The start of 56-minute video, “Anatomy of a Disaster,” gives the viewer a graphic display of the explosion's aftermath, with images of “dark, thick, smoke” billowing from the plant and with emergency response teams fighting to quell the flames.
“This investigation was the largest and most comprehensive investigation in the history of the Chemical Safety Board,” said Lead Investigator Don Holmstrom in the video.
“Anatomy of a Tragedy” recreates the events that lead up to the March 23 incident with a 9-minute 3-D computer animation. Also included in the video are sections describing BP's safety culture, the human factor safety issues that contributed to the accident and the importance of safe equipment design and trailer siting to remove trailers from hazardous areas.
The video also features interviews with key members of the CSB investigative team, who completed the 341-page public report on the causes of the accident.
"We hope the lessons from this accident will be studied for years throughout the world's petrochemical industry," said CSB Chairman John S. Bresland, who accompanied the investigative team to the accident site in March 2005. "The safety video we are releasing is critical to ensuring that the lessons from this tragedy are readily accessible to businesses and organizations around the world."
The explosions occurred at the plant’s isomerization unit, which boosts octane levels in gasoline. During its startup, operators pumped flammable liquid hydrocarbon into the raffinate splitter tower without allowing any liquid to drain from the bottom of the tower into storage tanks, which was contrary to startup procedures.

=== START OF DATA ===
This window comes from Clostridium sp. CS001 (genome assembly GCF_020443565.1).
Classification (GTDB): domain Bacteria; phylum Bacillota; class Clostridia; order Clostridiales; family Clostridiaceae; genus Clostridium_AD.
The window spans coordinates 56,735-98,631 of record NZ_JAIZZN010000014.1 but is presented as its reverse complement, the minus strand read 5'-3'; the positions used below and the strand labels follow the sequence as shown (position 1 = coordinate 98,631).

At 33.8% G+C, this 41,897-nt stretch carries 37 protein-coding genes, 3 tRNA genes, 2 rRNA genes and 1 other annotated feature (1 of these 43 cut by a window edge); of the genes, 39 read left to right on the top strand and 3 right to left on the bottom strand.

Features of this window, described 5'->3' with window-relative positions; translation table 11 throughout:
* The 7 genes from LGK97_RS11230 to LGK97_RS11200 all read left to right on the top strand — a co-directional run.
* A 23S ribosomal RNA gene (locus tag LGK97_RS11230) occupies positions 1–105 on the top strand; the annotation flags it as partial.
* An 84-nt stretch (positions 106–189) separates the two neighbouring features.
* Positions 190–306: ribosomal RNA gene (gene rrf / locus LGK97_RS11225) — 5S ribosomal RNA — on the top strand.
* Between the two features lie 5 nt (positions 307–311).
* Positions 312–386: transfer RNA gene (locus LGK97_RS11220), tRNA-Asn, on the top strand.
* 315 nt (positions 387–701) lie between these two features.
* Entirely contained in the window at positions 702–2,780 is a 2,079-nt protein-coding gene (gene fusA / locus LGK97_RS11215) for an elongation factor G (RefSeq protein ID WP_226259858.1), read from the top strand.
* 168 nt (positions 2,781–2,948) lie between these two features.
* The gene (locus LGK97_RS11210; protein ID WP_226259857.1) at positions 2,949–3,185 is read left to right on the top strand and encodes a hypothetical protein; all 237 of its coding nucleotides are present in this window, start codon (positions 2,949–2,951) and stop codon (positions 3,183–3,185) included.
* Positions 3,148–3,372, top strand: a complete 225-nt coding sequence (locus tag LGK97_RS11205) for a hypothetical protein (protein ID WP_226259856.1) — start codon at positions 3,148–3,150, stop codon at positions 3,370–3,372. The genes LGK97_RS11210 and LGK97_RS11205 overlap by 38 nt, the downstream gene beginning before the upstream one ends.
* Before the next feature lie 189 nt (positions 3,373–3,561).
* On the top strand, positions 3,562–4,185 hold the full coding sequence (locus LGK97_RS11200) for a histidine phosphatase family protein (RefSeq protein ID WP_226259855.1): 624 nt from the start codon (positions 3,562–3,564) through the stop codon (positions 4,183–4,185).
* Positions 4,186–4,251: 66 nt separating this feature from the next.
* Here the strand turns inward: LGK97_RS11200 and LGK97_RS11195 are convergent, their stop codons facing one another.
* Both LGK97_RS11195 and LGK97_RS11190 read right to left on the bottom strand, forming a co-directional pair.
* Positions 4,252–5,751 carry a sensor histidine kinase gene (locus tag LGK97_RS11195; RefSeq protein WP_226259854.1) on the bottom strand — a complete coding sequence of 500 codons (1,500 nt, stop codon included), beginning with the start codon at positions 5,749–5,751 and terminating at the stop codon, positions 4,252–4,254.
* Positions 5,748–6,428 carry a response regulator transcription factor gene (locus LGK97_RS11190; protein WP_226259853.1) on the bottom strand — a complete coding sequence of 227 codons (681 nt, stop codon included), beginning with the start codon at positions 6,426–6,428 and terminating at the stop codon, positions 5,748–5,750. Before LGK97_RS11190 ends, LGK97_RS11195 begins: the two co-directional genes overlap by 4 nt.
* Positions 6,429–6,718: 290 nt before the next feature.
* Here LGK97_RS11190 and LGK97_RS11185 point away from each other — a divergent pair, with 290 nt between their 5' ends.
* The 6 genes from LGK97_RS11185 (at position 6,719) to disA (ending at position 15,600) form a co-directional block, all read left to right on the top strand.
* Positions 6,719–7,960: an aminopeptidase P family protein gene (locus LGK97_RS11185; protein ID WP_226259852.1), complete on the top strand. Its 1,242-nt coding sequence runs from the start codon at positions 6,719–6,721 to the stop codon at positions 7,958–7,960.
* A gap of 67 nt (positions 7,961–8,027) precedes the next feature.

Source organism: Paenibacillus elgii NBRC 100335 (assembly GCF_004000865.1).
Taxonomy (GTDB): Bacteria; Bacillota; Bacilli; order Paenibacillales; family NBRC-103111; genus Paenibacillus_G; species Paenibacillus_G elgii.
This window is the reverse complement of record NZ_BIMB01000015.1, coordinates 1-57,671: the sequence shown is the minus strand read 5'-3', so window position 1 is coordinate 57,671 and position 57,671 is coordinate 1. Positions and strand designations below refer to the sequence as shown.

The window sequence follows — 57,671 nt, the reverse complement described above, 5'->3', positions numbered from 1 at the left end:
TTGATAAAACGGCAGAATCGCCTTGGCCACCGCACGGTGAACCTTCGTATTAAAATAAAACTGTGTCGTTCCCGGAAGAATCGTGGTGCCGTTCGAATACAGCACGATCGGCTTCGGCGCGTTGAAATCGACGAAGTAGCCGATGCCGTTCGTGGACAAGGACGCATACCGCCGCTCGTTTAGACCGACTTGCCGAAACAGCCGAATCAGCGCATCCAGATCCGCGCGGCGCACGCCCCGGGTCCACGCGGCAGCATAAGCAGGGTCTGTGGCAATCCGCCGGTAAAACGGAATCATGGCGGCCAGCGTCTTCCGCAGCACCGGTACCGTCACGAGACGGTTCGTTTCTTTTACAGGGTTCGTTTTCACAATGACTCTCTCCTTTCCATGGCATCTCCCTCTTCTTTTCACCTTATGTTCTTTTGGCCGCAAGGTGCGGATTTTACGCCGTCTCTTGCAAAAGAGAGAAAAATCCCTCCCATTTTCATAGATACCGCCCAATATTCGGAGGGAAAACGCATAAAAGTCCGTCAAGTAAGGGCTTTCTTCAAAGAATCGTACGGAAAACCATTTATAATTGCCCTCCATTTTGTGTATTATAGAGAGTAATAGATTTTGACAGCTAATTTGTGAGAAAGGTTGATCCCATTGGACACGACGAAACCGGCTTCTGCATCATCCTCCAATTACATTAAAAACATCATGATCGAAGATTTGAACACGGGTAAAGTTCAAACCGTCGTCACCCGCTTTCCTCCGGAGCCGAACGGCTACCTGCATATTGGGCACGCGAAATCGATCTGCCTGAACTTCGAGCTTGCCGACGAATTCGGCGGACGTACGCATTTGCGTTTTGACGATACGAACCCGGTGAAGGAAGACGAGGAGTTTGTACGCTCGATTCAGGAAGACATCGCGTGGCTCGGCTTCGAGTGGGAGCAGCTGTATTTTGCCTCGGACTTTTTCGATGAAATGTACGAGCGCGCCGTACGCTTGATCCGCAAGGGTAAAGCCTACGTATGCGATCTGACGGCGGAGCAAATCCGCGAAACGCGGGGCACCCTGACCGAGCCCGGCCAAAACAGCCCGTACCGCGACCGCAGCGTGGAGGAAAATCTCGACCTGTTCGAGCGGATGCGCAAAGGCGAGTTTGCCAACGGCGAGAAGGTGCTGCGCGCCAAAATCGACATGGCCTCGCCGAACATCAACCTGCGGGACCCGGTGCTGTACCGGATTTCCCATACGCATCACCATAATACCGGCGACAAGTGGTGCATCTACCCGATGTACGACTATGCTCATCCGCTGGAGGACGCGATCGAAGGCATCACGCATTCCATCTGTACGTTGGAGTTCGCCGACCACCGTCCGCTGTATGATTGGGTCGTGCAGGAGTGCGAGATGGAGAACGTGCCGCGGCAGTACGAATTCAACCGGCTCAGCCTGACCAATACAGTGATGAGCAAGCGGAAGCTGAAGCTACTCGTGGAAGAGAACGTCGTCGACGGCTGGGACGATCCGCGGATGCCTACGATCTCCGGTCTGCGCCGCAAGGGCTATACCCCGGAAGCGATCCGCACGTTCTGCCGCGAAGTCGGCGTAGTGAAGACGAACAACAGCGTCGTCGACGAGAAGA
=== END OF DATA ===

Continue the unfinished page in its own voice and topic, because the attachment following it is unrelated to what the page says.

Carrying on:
The liquid overflowed into piping off the top of the tower, triggering emergency relief valves. The emergency valves channeled liquid hydrocarbon into the blowdown drum at the other end of the isomerization unit, creating a vapor cloud that spread rapidly through the area.
A nearby diesel pickup truck ignited the vapor, initiating a series of explosions and fires that swept through the unit and the surrounding area.
In addition to the deadly series of events, the plant’s day supervisor was absent after leaving to tend to a family emergency. Only one worker was left to oversee three refinery units without a qualified supervisor.
When examining the overall cause of the accident, CSB determined that the BP Texas City explosion was a result of “organizational and safety deficiencies at all levels in the company.”
“We found that BP, for many years, had overlooked the warning signs of a possible catastrophic accident,” said CSB Board Member William Wright.
Experts Chime In
Outside safety experts appear in the video to discuss their views of the long-term significance of the accident in Texas City. Professor Trevor Kletz of Texas A&M University pointed out that many times, companies put safety on the back burner because of cost concerns.
“There is an old saying that if you think safety is expensive, try an accident,” he said during the video. “They cost a lot of money, not only in damages to the plant and in injury claims for workers, but also in the loss of the company's reputation.”
Glenn Erwin, a safety specialist with the United Steelworkers, said his fear was that some of the other U.S. refineries may fall under the “that couldn't happen to me” frame of mine. “The ones that feel that could happen are the ones that are set up to have [accidents] happen there.”
Since the 2005 accident, BP has spent billions of dollars upgrading its U.S. refineries, settling lawsuits and trying to restore its reputation. But three subsequent accidents at the Texas City refinery have put BP safety efforts into question.
“Anatomy of a Disaster: Explosion at BP Texas City Refinery” can be seen in its entirety on CSB's website at http://www.safetyvideos.gov.